Gerry and Interested Others: Sorry it's taken awhile to respond to
this post. I've experienced all of the scenarios you describe below, of
course, and there's no easy solution. I don't think there are any hard and
fast rules you can follow. At one time or another, I've had to do all of
the things you mention below, and our current procedures sound similar to
1. We take and convert all matters, both active and inactive, for clients
being brought to the firm, as long as the client letter authorizing the
transfer specifies the matters. Our risk management policy regarding
incoming files states that we won't accept any files whatsoever without a
copy of the client authorization letter.
2. We question, and generally will not take, inactive matters for clients
that will never become clients of our firm. There is very little business
reason compelling us to do so; however, for a big muckety, muck rainmaker,
who knows what we may end up having to do. In such cases, we index the
materials and send them to offsite storage under the attorney's personal
3. Same goes for dissolving firms, which are the absolute worst. Attorneys
coming to us from dissolving firms generally bring files with no indexes.
At times, we've had to hire temporary staff to go to the other law firm to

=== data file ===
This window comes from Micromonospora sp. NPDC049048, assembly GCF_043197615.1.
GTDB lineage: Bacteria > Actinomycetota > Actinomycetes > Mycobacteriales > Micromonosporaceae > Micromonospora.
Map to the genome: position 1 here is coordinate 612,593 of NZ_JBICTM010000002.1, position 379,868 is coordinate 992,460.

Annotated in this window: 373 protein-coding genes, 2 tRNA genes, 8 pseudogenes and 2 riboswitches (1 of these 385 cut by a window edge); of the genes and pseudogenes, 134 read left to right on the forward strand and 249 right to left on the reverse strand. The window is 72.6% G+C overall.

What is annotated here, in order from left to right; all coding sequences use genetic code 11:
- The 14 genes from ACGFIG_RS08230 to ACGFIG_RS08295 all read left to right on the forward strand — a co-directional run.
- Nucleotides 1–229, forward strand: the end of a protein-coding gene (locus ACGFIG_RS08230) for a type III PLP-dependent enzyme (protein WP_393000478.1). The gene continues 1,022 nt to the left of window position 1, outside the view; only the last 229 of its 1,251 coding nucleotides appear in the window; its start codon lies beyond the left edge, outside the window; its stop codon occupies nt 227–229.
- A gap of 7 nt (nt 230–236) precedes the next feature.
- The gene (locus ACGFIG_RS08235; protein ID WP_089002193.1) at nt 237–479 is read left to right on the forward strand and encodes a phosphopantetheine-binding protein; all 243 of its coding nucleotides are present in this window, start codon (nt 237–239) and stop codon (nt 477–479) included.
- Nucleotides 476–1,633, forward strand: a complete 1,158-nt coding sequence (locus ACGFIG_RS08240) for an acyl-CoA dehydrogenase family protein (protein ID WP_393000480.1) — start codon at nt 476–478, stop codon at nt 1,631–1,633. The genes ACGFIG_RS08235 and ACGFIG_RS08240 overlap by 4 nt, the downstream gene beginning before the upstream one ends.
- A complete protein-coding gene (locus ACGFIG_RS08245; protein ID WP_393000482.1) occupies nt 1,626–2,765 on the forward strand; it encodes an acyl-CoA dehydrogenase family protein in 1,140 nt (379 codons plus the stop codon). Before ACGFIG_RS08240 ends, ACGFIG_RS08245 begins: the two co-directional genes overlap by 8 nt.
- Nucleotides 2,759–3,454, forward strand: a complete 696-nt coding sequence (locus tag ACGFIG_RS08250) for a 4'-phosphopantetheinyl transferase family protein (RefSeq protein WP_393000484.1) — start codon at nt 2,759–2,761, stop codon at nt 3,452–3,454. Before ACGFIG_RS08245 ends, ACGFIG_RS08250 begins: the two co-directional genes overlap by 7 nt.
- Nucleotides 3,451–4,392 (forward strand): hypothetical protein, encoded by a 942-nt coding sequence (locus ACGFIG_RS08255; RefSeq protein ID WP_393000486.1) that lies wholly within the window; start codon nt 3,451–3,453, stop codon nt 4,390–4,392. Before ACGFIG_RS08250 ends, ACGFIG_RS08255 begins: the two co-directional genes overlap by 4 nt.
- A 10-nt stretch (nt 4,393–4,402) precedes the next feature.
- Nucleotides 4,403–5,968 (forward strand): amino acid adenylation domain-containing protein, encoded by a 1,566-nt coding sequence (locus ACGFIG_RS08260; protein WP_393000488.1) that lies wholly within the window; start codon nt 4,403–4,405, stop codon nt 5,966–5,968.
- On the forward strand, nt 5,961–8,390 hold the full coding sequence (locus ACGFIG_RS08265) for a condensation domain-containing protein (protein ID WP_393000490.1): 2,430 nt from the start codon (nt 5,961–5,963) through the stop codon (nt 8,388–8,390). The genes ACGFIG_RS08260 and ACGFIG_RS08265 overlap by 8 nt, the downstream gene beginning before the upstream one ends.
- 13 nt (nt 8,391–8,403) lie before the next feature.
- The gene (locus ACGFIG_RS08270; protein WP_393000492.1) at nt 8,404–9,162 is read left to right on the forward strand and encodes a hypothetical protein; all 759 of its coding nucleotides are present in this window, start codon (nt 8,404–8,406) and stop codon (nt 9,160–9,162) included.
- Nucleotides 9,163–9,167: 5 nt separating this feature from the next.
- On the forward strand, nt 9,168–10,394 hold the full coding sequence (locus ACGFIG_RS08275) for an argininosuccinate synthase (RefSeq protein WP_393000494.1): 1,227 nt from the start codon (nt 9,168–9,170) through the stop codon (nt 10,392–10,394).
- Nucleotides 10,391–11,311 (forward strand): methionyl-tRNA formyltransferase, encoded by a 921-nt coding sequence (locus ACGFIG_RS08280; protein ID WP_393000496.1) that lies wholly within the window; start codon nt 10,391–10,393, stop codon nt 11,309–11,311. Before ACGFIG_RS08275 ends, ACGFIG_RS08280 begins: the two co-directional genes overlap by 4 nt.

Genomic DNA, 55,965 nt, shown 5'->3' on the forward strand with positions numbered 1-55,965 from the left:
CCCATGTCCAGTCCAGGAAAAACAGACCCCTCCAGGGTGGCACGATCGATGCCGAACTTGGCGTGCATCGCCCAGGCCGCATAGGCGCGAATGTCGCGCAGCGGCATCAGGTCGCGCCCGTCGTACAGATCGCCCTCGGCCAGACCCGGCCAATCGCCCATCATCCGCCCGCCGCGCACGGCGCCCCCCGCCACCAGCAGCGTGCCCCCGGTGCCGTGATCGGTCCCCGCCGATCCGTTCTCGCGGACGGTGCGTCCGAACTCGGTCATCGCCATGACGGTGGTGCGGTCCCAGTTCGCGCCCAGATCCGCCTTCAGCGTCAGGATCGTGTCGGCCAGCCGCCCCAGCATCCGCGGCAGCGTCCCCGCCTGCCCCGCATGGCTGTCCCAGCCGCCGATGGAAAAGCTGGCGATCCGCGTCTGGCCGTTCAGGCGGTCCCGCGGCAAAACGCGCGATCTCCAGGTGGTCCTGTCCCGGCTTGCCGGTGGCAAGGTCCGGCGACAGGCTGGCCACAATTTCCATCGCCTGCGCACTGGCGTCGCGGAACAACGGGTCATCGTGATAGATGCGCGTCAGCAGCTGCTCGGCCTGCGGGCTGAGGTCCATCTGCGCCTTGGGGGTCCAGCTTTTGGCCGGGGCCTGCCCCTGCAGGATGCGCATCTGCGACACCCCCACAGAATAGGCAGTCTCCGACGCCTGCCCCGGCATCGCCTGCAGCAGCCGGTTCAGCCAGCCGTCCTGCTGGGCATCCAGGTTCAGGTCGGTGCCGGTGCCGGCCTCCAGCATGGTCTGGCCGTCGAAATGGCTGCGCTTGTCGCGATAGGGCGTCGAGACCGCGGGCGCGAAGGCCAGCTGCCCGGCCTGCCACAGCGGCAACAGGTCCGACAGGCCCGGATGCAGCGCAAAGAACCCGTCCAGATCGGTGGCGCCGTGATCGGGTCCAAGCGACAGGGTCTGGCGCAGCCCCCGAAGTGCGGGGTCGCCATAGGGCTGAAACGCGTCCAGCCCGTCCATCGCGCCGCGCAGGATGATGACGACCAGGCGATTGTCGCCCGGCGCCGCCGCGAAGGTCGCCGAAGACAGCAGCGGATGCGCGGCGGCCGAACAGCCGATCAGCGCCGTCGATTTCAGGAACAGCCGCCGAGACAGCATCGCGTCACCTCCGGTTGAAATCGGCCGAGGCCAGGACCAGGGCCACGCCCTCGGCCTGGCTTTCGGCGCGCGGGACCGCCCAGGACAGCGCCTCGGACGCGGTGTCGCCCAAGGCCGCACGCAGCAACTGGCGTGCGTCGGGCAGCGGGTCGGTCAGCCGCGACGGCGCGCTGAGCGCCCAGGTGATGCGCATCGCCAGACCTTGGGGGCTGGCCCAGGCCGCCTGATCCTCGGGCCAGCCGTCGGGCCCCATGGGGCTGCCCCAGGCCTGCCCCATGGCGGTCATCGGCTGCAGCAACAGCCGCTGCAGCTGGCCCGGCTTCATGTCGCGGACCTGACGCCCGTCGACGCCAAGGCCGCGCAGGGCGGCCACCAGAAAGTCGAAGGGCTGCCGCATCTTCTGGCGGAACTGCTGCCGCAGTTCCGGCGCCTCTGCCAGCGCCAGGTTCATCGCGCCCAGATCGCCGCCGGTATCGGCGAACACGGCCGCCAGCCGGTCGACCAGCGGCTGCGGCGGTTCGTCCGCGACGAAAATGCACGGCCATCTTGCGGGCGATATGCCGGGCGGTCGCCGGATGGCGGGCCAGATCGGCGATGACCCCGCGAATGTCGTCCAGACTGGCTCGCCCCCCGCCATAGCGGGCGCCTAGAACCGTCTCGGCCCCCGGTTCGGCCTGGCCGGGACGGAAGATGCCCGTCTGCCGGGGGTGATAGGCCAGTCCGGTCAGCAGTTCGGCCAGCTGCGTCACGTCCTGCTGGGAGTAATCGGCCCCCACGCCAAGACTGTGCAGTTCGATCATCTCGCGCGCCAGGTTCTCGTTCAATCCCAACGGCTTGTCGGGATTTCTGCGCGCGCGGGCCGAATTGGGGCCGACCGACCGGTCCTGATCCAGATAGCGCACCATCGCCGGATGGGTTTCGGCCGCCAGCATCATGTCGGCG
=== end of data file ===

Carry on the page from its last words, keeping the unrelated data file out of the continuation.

physically pack and index the files. When the attorneys are reasonably
responsible, they generally will go through the inventory and let us know
what we don't have to pack and bring. But sometimes getting them to help is
like pulling teeth.
4. Several years ago, a law firm dissolved and merged completely into our
firm. This firm still has an active "partnership-in-dissolution" that has
been working since 1994 to liquidate its 20,000 box inventory. They've done
it the "right" way. We set up a storage account for them, which is paid for
by them. The partnership-in-dissolution was set up as a client for our firm
so that we could bill costs associated with the liquidation. They use their
own employees, again paid for as client costs, to go through all of the due
diligence procedures necessary prior to returning files to clients,
destroying files, etc. After six years, I think their inventory is now down
to about 7,000 remaining boxes.
Lee R. Nemchek MLS, CRM
Information Resources Manager
Morrison & Foerster LLP
[log in to unmask]
From: HEGEL, GERRY [mailto:[log in to unmask]]
Sent: March 10, 2000 8:06 AM
To: [log in to unmask]
Subject: Receiving records from other firms/New attorneys bring records with
So, what I am interested in hearing from others is how you handle these two
situations. On the transfers of old stuff between firms, I tried to get a
mutual "no dump" treaty organized between us legal records types around
town, but that didn't go far (Grin).
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